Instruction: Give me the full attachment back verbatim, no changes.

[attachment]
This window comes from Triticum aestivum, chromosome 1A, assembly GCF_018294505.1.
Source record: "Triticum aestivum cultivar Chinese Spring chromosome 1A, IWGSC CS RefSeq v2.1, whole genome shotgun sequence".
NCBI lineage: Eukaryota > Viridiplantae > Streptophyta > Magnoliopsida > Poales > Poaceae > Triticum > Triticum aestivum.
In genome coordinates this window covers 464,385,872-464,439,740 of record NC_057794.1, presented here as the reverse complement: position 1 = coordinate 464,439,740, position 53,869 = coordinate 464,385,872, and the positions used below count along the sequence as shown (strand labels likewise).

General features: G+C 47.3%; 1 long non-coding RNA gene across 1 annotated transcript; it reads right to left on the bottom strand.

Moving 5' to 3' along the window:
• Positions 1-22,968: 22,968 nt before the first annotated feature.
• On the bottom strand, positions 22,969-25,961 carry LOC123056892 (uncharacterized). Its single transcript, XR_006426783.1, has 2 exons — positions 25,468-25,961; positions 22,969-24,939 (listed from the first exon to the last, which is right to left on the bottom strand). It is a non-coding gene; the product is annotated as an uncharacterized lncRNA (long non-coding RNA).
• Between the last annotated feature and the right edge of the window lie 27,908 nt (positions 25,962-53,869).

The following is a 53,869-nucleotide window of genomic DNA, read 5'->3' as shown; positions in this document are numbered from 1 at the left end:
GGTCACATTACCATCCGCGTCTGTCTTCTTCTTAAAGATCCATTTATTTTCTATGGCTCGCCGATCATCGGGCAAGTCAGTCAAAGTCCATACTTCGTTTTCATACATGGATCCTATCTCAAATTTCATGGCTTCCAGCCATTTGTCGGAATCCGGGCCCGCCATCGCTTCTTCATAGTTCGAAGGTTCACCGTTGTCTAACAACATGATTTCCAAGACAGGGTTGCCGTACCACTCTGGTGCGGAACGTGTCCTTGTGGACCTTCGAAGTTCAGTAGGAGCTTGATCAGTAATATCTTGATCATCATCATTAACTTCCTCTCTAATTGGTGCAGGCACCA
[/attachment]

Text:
This window comes from Triticum aestivum, chromosome 1A, assembly GCF_018294505.1.
Source record: "Triticum aestivum cultivar Chinese Spring chromosome 1A, IWGSC CS RefSeq v2.1, whole genome shotgun sequence".
NCBI lineage: Eukaryota > Viridiplantae > Streptophyta > Magnoliopsida > Poales > Poaceae > Triticum > Triticum aestivum.
In genome coordinates this window covers 464,385,872-464,439,740 of record NC_057794.1, presented here as the reverse complement: position 1 = coordinate 464,439,740, position 53,869 = coordinate 464,385,872, and the positions used below count along the sequence as shown (strand labels likewise).

General features: G+C 47.3%; 1 long non-coding RNA gene across 1 annotated transcript; it reads right to left on the bottom strand.

Moving 5' to 3' along the window:
• Positions 1-22,968: 22,968 nt before the first annotated feature.
• On the bottom strand, positions 22,969-25,961 carry LOC123056892 (uncharacterized). Its single transcript, XR_006426783.1, has 2 exons — positions 25,468-25,961; positions 22,969-24,939 (listed from the first exon to the last, which is right to left on the bottom strand). It is a non-coding gene; the product is annotated as an uncharacterized lncRNA (long non-coding RNA).
• Between the last annotated feature and the right edge of the window lie 27,908 nt (positions 25,962-53,869).

The following is a 53,869-nucleotide window of genomic DNA, read 5'->3' as shown; positions in this document are numbered from 1 at the left end:
GGTCACATTACCATCCGCGTCTGTCTTCTTCTTAAAGATCCATTTATTTTCTATGGCTCGCCGATCATCGGGCAAGTCAGTCAAAGTCCATACTTCGTTTTCATACATGGATCCTATCTCAAATTTCATGGCTTCCAGCCATTTGTCGGAATCCGGGCCCGCCATCGCTTCTTCATAGTTCGAAGGTTCACCGTTGTCTAACAACATGATTTCCAAGACAGGGTTGCCGTACCACTCTGGTGCGGAACGTGTCCTTGTGGACCTTCGAAGTTCAGTAGGAGCTTGATCAGTAATATCTTGATCATCATCATTAACTTCCTCTCTAATTGGTGCAGGCACCA